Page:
Multiple atopic sensitization and health care utilization in a cohort of immigrant children from a cross-sectional study of respiratory health and atopy in relation to poor-quality housing in Malmö, Sweden

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Abstract

Introduction: Exposure to allergens plays a role in the development of atopic sensitization and influences
allergic phenotype. The effects of exposure to relevant allergens both from the indoor and outdoor
environment are complex. Immigrant children and their families are exposed to new spectra of seasonal
and perennial allergens, and often new lifestyle factors, such as diet, and living conditions. Furthermore
health literacy and accessibility of healthcare systems will play a role in what impact atopic diseases will
have on these populations.
Methods: As part of a larger study into the health in its social context of an immigrant population living in
poor-quality housing in Malmö/Sweden, families with small children were identified from health care records
(child treated in primary care with respiratory illness), and school records (matched for age range). Families
were visited in their homes by health communicators fluent in their language. Family and individual level
health data, including skin-prick-tests (SPT) for a standard panel of aeroallergens, were analyzed together
with environmental exposures (mould, dampness, ETS, crowding and -in the part of the study presented
here: health care utilization over 7 years at the primary care level (data linkage to relevant registries)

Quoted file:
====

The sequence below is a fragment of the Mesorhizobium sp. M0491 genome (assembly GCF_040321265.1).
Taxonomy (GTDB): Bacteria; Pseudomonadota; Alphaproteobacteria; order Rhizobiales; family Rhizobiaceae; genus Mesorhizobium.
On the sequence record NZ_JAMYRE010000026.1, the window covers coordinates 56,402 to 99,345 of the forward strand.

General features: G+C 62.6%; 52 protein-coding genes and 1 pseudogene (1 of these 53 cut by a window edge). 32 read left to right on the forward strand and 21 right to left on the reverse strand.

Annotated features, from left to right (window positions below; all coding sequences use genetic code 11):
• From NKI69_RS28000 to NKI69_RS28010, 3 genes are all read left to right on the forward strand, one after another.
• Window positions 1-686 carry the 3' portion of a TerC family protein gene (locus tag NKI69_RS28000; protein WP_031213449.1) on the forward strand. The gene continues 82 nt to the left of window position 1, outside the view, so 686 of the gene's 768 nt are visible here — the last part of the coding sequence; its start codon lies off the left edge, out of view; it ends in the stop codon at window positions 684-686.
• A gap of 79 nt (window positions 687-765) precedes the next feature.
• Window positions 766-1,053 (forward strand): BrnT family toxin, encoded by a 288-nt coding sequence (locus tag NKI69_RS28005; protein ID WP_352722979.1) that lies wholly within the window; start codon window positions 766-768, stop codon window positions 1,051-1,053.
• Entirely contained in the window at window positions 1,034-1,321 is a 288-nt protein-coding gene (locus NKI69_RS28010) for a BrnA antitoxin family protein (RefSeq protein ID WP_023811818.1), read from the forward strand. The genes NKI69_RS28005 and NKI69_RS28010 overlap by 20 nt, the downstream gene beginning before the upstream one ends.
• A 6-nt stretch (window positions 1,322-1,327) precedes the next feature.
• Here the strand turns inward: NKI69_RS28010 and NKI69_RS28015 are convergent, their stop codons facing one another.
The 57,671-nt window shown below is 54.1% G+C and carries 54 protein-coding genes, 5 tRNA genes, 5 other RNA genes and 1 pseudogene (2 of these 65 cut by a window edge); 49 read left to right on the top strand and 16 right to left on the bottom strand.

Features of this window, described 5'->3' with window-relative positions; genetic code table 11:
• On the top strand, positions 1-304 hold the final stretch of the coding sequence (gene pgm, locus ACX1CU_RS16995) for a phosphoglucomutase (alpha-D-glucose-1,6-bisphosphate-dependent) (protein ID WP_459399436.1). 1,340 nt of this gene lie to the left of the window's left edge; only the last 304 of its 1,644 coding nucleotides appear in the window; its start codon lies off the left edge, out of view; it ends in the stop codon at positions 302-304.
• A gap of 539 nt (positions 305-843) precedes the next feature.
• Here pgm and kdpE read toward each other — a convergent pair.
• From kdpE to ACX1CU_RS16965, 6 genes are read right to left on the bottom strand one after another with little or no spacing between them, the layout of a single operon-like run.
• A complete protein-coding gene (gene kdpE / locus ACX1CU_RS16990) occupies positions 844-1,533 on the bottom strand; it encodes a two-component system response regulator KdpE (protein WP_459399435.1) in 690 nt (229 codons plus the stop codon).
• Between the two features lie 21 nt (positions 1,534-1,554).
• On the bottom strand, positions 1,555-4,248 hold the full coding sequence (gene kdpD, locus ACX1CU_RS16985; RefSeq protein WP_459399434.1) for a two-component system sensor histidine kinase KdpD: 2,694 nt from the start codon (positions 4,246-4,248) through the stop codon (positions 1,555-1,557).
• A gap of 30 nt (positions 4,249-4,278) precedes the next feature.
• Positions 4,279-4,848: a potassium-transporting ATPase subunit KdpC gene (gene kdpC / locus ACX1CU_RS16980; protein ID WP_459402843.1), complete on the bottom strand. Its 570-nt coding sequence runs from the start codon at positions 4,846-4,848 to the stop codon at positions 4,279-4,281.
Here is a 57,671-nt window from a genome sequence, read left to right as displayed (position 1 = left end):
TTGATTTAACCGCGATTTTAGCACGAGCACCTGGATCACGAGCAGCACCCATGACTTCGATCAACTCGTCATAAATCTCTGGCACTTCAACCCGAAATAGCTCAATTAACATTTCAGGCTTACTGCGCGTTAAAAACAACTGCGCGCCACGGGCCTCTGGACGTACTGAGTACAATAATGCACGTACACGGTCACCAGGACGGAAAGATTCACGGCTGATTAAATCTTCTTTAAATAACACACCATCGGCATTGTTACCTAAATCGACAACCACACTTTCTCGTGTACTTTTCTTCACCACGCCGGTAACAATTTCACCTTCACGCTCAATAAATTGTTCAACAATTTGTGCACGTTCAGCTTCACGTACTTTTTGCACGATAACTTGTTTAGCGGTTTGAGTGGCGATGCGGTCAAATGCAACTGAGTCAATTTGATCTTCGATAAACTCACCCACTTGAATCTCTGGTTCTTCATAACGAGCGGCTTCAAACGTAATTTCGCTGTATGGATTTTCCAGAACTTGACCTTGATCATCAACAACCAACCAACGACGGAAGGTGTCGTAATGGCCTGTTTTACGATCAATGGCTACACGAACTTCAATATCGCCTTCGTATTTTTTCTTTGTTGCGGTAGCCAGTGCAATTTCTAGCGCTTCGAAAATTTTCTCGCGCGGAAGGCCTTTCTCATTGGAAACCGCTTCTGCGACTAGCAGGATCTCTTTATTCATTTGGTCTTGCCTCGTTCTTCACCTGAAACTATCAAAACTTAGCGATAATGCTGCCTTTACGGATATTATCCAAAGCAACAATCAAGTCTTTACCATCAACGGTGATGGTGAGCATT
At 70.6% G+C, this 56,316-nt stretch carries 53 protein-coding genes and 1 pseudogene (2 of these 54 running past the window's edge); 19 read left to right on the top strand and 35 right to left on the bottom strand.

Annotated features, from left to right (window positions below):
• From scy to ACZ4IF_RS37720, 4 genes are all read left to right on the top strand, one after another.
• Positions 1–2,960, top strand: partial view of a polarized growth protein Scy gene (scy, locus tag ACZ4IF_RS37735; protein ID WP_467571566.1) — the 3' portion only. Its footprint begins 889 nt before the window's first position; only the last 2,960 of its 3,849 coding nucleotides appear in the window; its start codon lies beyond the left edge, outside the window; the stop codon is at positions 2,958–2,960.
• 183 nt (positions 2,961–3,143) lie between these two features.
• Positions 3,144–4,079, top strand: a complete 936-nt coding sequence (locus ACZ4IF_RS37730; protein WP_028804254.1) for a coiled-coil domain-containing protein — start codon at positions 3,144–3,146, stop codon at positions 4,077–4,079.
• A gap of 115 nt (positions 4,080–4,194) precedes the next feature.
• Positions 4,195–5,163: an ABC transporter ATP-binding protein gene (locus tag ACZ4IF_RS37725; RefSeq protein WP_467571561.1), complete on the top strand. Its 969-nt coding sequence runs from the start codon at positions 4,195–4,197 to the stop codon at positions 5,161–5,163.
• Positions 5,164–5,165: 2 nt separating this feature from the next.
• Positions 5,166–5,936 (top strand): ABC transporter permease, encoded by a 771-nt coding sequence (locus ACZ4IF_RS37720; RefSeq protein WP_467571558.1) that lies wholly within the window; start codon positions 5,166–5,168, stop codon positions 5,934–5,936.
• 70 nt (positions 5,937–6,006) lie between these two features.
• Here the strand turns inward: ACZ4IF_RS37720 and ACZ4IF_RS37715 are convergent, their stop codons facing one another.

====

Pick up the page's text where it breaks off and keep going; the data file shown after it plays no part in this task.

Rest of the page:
Results: 130 families participated, with usable data for 359 children under the age of 13, and 230 parents.
The overall exposure to potentially harmful factors was relatively high, the burden of atopy and respiratory
diseases was significant. 232 children under the age of 13 had SPTs performed, 48 of which were positive,
of these 11 showed sensitization against 2 or more allergens. The spectrum of sensitizations was
comparable to a Swedish population (seasonal plant pollen; animal dander, moulds, and house dust mites
(HDM). Utilization of primary health care resources amongst the polysensitized children was overall
comparable to that of a gender- and age-matched non-polysensitized control group (n=20) from the same
cohort. Higher health care usage was seen in both groups only in children with a documented diagnosis of
asthma.
Conclusion: In our cohort, it was rather the presence of an asthma diagnosis than polysensitization that
drove higher utilization of primary health care resources, confirming that atopic sensitization in itself is not a
disease state, but rather a marker of potential for atopic disease.

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Subject classification (UKÄ) – MANDATORY

  • Environmental Health and Occupational Health
  • Respiratory Medicine and Allergy
Original languageEnglish
Publication statusPublished - 2017 Oct 26
Publication categoryResearch
Peer-reviewedYes

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